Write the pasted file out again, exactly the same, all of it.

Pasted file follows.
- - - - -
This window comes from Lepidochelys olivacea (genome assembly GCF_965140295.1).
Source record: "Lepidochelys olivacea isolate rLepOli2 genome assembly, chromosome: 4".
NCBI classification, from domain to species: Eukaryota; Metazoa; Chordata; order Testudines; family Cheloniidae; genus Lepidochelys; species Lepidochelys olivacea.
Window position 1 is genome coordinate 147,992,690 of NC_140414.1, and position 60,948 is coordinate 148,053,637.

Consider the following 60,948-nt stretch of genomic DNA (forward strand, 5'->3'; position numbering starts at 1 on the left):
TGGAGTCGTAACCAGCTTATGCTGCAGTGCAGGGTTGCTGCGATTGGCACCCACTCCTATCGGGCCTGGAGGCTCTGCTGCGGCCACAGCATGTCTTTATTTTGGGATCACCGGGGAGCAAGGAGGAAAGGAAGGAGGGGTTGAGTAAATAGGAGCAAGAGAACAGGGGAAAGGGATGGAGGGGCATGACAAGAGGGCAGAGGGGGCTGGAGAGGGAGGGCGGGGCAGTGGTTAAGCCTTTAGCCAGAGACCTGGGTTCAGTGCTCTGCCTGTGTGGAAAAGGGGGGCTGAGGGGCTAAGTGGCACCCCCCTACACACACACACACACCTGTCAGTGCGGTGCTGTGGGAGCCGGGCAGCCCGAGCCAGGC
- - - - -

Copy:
This window comes from Lepidochelys olivacea (genome assembly GCF_965140295.1).
Source record: "Lepidochelys olivacea isolate rLepOli2 genome assembly, chromosome: 4".
NCBI classification, from domain to species: Eukaryota; Metazoa; Chordata; order Testudines; family Cheloniidae; genus Lepidochelys; species Lepidochelys olivacea.
Window position 1 is genome coordinate 147,992,690 of NC_140414.1, and position 60,948 is coordinate 148,053,637.

Consider the following 60,948-nt stretch of genomic DNA (forward strand, 5'->3'; position numbering starts at 1 on the left):
TGGAGTCGTAACCAGCTTATGCTGCAGTGCAGGGTTGCTGCGATTGGCACCCACTCCTATCGGGCCTGGAGGCTCTGCTGCGGCCACAGCATGTCTTTATTTTGGGATCACCGGGGAGCAAGGAGGAAAGGAAGGAGGGGTTGAGTAAATAGGAGCAAGAGAACAGGGGAAAGGGATGGAGGGGCATGACAAGAGGGCAGAGGGGGCTGGAGAGGGAGGGCGGGGCAGTGGTTAAGCCTTTAGCCAGAGACCTGGGTTCAGTGCTCTGCCTGTGTGGAAAAGGGGGGCTGAGGGGCTAAGTGGCACCCCCCTACACACACACACACACCTGTCAGTGCGGTGCTGTGGGAGCCGGGCAGCCCGAGCCAGGC